Saturday, December 30, 2017

Unexpected

Month 7 Day 15
2352 Hours
Smythe

Smitty was working on his third glass of a milky green drink with the consistency of partially-melted crushed ice, a strong odor of boiling cabbage, and a vague taste of pinecones. He had gotten used to it, but thought longingly of the whiskey in his cabin.

He sipped his drink as he turned and immediately noticed a redhead half the room away. This is annoying. All evening, she’s been wherever I look. Hope this doesn’t continue on the ship, me unable to avoid her. After all the times I caught her drinking, at least she isn’t drunk. Isn’t acting drunk. She raised her glass, and half the milky green beverage was downed in a couple swallows. How can she drink this stuff that fast?

Lt Bugalu joined the redhead’s group. All the lovely women at this party, and he can’t stay away from her. Even with a woman on his arm. Wait, the woman with him is Colleen. The paler one I thought was Colleen must be Kolla. Huh. How often have I made that mistake?

A hand touched his shoulder. “Come with me. You’ll enjoy this conversation.”

Smitty followed, but his legs became rubber as S’thyme lead him toward the Kolla/Colleen group. As they walked past, Smitty heard Bugalu ask, “Are you still doing that?”

It took a while for Colleen to answer, but eventually, “I guess.”

Doing what?

S’thyme introduced Smitty to a small group. Ushto, the tall male, was a historian; Fhaghee was a scientist helping extend the transportating beam’s range; and the woman was Gwanth, a biochemist who helped S’thyme’s team when needed. Introductions over, Smitty asked, “I understand your desire to explore another planet, but do you know what the conditions are there? Could your people survive?”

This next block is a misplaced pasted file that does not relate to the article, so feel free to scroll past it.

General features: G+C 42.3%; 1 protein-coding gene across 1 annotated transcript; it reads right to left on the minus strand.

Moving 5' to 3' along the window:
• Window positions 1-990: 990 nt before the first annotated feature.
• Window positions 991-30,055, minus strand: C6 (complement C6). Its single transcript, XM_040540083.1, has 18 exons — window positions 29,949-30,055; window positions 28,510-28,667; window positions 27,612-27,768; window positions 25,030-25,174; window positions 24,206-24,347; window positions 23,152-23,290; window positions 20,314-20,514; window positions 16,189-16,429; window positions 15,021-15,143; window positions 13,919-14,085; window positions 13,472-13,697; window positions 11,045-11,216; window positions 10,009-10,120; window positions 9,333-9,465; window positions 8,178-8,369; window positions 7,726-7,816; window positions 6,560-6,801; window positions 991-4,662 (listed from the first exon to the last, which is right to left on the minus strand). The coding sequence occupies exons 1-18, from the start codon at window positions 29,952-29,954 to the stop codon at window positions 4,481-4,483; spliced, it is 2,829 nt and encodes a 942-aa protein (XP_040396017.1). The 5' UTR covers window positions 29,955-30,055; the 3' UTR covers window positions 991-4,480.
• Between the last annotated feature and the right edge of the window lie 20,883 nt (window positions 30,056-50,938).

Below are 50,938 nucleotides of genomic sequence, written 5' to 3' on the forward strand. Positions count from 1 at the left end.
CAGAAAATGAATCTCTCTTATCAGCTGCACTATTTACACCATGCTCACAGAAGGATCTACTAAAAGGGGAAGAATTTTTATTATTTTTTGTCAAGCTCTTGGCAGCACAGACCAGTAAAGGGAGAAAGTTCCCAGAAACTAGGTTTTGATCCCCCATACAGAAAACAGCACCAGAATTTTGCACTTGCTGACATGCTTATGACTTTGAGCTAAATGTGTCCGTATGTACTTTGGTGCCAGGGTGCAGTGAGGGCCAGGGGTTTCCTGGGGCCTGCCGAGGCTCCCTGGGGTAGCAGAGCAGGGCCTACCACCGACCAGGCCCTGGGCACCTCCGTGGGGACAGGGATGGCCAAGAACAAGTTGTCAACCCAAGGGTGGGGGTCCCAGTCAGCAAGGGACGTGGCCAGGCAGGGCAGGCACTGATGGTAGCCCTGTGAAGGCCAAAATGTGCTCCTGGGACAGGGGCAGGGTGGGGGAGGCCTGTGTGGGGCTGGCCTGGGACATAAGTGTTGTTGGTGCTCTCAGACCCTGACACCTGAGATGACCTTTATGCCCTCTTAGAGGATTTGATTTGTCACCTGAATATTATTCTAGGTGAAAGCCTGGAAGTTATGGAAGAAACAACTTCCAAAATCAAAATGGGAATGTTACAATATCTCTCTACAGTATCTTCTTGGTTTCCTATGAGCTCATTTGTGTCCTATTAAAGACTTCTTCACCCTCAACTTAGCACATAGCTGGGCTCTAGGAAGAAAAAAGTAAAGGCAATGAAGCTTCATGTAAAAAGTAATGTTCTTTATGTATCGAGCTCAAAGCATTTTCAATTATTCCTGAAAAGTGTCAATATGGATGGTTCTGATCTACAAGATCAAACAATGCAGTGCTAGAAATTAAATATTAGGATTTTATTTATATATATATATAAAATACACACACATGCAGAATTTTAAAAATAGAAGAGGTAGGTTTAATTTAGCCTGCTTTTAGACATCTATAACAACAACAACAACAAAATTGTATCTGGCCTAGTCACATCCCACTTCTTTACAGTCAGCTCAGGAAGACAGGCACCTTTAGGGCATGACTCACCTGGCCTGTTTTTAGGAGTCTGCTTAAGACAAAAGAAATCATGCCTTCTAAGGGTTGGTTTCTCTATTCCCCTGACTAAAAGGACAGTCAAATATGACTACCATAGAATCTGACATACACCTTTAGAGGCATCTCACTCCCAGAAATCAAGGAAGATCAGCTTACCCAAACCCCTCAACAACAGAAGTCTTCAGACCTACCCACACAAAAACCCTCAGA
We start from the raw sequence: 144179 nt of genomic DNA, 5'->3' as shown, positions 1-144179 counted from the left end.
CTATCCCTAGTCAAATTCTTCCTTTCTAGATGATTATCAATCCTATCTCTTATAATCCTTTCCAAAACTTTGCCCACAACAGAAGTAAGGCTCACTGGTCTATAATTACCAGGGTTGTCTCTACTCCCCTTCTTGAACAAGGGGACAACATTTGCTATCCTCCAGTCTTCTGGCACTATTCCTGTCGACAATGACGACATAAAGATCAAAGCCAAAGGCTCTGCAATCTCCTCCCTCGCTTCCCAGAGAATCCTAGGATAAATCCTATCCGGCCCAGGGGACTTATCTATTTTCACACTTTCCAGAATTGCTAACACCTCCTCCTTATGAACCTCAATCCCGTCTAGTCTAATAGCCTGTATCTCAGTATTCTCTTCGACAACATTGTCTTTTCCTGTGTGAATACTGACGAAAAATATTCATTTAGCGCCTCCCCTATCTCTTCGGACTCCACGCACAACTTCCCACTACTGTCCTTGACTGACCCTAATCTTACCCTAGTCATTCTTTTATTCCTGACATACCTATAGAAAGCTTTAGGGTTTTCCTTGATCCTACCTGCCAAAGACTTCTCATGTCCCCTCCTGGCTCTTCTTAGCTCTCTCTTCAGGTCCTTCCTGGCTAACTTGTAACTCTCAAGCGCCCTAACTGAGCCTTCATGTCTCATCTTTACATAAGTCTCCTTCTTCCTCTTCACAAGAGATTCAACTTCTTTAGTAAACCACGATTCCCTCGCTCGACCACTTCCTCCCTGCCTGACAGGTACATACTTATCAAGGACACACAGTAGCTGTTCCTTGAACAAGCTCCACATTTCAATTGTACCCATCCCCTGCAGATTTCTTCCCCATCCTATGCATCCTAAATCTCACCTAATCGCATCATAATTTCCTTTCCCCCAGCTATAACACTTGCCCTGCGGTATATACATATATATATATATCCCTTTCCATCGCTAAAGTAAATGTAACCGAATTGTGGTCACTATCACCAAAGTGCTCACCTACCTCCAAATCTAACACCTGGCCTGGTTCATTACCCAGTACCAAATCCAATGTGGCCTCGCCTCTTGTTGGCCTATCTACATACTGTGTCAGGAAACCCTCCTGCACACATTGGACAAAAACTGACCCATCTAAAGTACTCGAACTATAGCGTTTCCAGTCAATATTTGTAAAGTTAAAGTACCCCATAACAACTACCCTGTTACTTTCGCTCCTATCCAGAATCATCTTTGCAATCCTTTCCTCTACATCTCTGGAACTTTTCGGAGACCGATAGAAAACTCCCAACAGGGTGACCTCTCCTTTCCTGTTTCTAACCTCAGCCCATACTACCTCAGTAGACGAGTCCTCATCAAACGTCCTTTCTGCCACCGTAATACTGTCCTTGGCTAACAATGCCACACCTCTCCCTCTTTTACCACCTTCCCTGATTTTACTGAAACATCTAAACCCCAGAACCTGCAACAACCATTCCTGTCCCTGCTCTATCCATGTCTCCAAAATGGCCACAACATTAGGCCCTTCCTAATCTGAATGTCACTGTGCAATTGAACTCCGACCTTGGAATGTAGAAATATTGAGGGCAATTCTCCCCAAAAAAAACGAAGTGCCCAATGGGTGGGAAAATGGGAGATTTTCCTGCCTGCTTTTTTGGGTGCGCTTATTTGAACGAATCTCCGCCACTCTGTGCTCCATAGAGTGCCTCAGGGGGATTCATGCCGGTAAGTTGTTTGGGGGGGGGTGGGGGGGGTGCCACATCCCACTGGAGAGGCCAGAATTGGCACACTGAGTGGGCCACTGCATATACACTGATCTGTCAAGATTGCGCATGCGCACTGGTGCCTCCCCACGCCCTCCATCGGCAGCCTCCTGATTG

“Yes,“ Gwanth replied. “They’d need better clothing than what’s used at the poles, and...” Her voice faded as Smitty heard another conversation behind him.

“He’s light years away,” Bugalu said. “He has no way to punish you anymore.”

She was slow responding. “I know.” It seemed she was done, until, “But...” A long silence. “But that’s my... my...”

Smitty could see the Yukoskian mouths moving, but the conversation behind him seemed more important. Something’s wrong. She doesn’t usually have trouble talking. Smitty looked around without thinking.

Bugalu faced Colleen, his eyebrows pinched together. “Mac?” She stared at him, eyes half closed and dull. She leaned, and Bugalu grabbed her upper arm. Her eyes fully closed and she collapsed against Bugalu, who took 2 steps back before he could stop her momentum.

His conversation forgotten, Smitty turned around. “What happened?”